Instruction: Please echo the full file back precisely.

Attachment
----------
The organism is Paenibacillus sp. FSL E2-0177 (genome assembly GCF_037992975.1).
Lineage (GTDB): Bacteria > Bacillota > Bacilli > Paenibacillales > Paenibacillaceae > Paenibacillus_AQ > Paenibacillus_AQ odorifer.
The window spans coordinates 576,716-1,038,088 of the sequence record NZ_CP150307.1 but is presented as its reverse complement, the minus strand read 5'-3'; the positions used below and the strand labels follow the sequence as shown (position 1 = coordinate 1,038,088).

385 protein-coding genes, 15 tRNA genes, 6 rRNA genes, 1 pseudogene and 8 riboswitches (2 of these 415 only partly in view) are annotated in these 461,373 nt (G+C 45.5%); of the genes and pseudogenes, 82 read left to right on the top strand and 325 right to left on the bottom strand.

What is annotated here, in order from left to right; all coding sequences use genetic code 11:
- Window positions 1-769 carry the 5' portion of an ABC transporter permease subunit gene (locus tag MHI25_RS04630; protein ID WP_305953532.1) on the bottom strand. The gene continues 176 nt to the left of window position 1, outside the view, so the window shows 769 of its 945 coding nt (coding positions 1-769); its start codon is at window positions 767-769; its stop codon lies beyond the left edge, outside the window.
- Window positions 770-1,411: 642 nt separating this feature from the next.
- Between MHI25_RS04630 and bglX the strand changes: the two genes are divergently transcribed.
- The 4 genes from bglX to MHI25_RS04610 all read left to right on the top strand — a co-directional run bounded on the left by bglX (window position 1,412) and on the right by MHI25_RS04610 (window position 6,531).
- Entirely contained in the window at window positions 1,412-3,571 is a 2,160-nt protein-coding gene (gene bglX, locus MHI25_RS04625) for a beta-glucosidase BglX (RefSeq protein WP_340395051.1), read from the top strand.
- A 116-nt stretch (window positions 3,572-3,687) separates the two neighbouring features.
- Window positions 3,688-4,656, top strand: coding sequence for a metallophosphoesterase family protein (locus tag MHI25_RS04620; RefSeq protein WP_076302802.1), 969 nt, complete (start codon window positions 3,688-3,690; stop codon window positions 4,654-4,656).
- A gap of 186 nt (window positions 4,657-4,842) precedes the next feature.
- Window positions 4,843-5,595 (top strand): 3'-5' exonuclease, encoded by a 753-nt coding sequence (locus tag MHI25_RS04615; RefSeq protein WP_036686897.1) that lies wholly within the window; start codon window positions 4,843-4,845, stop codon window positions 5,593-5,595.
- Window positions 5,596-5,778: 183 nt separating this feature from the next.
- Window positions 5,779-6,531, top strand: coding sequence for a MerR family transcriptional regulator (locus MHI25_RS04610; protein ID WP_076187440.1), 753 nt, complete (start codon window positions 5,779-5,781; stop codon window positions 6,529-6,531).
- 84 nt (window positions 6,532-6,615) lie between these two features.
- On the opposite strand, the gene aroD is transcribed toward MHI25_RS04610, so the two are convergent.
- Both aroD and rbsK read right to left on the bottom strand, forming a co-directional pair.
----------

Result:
The organism is Paenibacillus sp. FSL E2-0177 (genome assembly GCF_037992975.1).
Lineage (GTDB): Bacteria > Bacillota > Bacilli > Paenibacillales > Paenibacillaceae > Paenibacillus_AQ > Paenibacillus_AQ odorifer.
The window spans coordinates 576,716-1,038,088 of the sequence record NZ_CP150307.1 but is presented as its reverse complement, the minus strand read 5'-3'; the positions used below and the strand labels follow the sequence as shown (position 1 = coordinate 1,038,088).

385 protein-coding genes, 15 tRNA genes, 6 rRNA genes, 1 pseudogene and 8 riboswitches (2 of these 415 only partly in view) are annotated in these 461,373 nt (G+C 45.5%); of the genes and pseudogenes, 82 read left to right on the top strand and 325 right to left on the bottom strand.

What is annotated here, in order from left to right; all coding sequences use genetic code 11:
- Window positions 1-769 carry the 5' portion of an ABC transporter permease subunit gene (locus tag MHI25_RS04630; protein ID WP_305953532.1) on the bottom strand. The gene continues 176 nt to the left of window position 1, outside the view, so the window shows 769 of its 945 coding nt (coding positions 1-769); its start codon is at window positions 767-769; its stop codon lies beyond the left edge, outside the window.
- Window positions 770-1,411: 642 nt separating this feature from the next.
- Between MHI25_RS04630 and bglX the strand changes: the two genes are divergently transcribed.
- The 4 genes from bglX to MHI25_RS04610 all read left to right on the top strand — a co-directional run bounded on the left by bglX (window position 1,412) and on the right by MHI25_RS04610 (window position 6,531).
- Entirely contained in the window at window positions 1,412-3,571 is a 2,160-nt protein-coding gene (gene bglX, locus MHI25_RS04625) for a beta-glucosidase BglX (RefSeq protein WP_340395051.1), read from the top strand.
- A 116-nt stretch (window positions 3,572-3,687) separates the two neighbouring features.
- Window positions 3,688-4,656, top strand: coding sequence for a metallophosphoesterase family protein (locus tag MHI25_RS04620; RefSeq protein WP_076302802.1), 969 nt, complete (start codon window positions 3,688-3,690; stop codon window positions 4,654-4,656).
- A gap of 186 nt (window positions 4,657-4,842) precedes the next feature.
- Window positions 4,843-5,595 (top strand): 3'-5' exonuclease, encoded by a 753-nt coding sequence (locus tag MHI25_RS04615; RefSeq protein WP_036686897.1) that lies wholly within the window; start codon window positions 4,843-4,845, stop codon window positions 5,593-5,595.
- Window positions 5,596-5,778: 183 nt separating this feature from the next.
- Window positions 5,779-6,531, top strand: coding sequence for a MerR family transcriptional regulator (locus MHI25_RS04610; protein ID WP_076187440.1), 753 nt, complete (start codon window positions 5,779-5,781; stop codon window positions 6,529-6,531).
- 84 nt (window positions 6,532-6,615) lie between these two features.
- On the opposite strand, the gene aroD is transcribed toward MHI25_RS04610, so the two are convergent.
- Both aroD and rbsK read right to left on the bottom strand, forming a co-directional pair.